One of the TV shows that I failed to mention on my last post was Westworld, a fantastic show that just wrapped up Season 3. Katy and I went back and have watched the first two season during our quarantine weekends, so here are some of my (and her) thoughts!
Minor Spoilers for Seasons 1–2*
It’s no surprise (to me at least) that the guy who wrote Jurassic Park is also responsible for another piece of media that has chaos unravel in a theme park. Instead of dinosaurs, Westworld is a park created for humans to explore. The park is populated by humanoid androids called hosts. Hosts are undistinguishable from humans, making the experience feel more real for the guests of the park.
The show delves into some deep concepts, like if the hosts are able to develop a conscience or memory, how the hosts are treated by the guests, and the big question being: is any of this real? The best example of this run of events is with William, our white knight who falls in love with a farm girl host, loses her, and finds her with her memory wiped and no recollection of who William is or the journey they shared. He eventually comes to terms with his actions, realizing that he “fell in love with a thing,” and decides to wreck havoc in the park he owns a majority stake of.
What I love the most about this show, especially in its first season, is the story construction and character development. Everything I just wrote about William happens over the course of many episodes, but it is entangled together with various other storylines that are happening either inside the park, or with the employees working to keep the park safe and running for the guests. While William’s story is unfolding, we meet the park’s creator, Robert Ford, and his interactions with his creation and the people who are trying to take it away from him. We meet Bernard, the seemingly stoic employee grappling with how the hosts retain their memories even after they are purged of them. Dolores is the first host who plays a farmgirl and acts as a welcoming presence for the park, Teddy is another host who’s drive to do what is right and good is only shadowed by his love for Dolores, Charlotte Hale is the big boss lady with a controlling stake in Westworld and wants to push Ford out, Maeve is a brassy brothel owning host who wants to write her own story, and the mysterious Man in Black who leaves dread in his wake. Each character develops in a way that is different from other shows because they all have their own sense of what is and is not real. The morality that each character holds varies between each of them, provoking conversation between us before the next episode begins. How real are the hosts? How real is your experience? What happens if the hosts decide they are done playing nice?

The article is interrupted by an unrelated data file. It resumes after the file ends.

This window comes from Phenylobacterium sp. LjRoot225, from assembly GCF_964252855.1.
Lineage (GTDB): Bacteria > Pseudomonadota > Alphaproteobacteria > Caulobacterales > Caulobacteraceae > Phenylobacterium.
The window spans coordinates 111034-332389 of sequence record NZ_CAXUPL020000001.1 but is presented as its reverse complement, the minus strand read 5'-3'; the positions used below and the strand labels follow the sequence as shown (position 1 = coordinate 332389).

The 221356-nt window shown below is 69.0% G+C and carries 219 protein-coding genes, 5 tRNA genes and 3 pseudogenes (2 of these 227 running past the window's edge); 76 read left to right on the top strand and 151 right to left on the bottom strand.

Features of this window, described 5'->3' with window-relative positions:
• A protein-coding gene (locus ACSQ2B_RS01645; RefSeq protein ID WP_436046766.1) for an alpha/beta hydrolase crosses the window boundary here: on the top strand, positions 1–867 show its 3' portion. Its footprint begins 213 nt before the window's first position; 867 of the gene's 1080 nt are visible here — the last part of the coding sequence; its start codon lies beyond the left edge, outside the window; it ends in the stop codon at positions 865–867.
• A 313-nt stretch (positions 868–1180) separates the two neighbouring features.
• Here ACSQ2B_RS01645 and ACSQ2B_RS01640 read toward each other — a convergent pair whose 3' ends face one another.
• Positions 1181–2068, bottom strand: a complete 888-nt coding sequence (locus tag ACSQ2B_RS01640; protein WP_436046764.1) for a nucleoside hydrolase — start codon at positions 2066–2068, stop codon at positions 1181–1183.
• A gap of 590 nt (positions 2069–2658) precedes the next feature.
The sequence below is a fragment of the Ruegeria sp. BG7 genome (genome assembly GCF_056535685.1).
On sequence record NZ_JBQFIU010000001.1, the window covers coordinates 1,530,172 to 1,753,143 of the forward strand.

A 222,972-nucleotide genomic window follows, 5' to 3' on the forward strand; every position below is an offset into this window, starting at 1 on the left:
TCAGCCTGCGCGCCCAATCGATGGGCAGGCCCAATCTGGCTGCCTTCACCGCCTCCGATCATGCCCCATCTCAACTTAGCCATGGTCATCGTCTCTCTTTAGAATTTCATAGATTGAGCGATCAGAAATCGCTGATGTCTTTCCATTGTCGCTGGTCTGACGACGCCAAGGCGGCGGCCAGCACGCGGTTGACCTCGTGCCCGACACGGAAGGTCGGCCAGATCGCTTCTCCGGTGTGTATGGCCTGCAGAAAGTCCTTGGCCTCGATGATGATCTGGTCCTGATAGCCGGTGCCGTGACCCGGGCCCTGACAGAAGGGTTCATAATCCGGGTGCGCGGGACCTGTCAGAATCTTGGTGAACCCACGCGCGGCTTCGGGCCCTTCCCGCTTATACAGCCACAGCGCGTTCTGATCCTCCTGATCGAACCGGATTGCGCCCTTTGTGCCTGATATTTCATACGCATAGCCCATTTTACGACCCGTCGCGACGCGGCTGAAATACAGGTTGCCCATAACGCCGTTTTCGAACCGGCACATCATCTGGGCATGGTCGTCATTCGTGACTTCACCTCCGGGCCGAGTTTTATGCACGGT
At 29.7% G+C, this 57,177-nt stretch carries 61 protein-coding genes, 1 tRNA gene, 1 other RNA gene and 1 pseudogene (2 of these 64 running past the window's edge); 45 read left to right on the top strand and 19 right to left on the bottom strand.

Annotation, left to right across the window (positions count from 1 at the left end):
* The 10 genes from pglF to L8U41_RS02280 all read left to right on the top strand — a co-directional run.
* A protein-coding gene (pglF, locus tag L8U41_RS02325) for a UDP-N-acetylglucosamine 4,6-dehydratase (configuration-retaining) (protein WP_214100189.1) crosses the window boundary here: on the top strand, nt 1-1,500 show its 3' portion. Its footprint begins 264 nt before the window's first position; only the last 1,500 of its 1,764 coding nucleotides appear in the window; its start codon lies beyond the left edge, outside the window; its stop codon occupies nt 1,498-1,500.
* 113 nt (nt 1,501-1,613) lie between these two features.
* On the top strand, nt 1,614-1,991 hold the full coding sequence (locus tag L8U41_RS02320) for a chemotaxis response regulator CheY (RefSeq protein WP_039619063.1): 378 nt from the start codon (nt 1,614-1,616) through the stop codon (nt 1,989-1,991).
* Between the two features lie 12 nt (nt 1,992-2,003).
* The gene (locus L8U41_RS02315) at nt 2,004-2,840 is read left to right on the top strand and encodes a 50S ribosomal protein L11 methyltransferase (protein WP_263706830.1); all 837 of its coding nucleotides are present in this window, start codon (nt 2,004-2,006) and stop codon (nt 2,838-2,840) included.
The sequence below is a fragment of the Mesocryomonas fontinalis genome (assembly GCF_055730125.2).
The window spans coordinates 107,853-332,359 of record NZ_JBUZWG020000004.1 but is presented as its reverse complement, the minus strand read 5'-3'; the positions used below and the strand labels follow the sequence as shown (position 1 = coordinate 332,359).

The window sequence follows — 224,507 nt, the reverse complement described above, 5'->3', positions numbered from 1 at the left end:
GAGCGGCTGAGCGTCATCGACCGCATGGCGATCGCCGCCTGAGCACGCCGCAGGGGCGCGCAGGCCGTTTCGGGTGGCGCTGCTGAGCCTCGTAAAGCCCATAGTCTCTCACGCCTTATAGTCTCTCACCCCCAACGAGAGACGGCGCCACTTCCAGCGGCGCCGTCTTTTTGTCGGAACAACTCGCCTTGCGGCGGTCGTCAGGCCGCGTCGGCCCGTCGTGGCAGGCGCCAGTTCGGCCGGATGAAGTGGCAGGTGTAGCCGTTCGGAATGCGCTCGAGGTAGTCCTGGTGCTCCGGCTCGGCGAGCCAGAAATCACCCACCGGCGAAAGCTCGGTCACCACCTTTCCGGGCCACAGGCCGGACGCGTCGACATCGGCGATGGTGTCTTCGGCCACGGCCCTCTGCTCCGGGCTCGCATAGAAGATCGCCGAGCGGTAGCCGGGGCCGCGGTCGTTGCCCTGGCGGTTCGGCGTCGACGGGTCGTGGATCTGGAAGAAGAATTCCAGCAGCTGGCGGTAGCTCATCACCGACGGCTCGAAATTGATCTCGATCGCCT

This show is far from your cowboy and indian story. The narrative that is told through the characters is the second reason why I believe this show is worth your time (and why I am hyped to start Season 3). The story is woven together with such care that the moments designed to take your breath away, don’t. They pull the friggin’ rug from under you. The twists are shocking, unbelievable moments grounded in a western/science fiction environment. Just when you think you have grappled with everything that Westworld throws at you, another element is introduced that is both unsettling and exciting all at once.
Season 1 is our favorite at this moment. Season 2 falters slightly with some of the storytelling, but still does a terrific job of developing our returning hosts and guests properly. All their choices make sense in the new reality introduced in Season 2, maintaining what made them so captivating while bringing in new elements that develop them further. Just like the viewers, the characters in the show are constantly questioning what’s real and what’s not. Or better yet, what the word “real” means in the world where hosts are crafted to think, feel, act, and be just like the guests?
Anyways, gotta run, we’re starting Season 3 tonight!
Thanks for reading!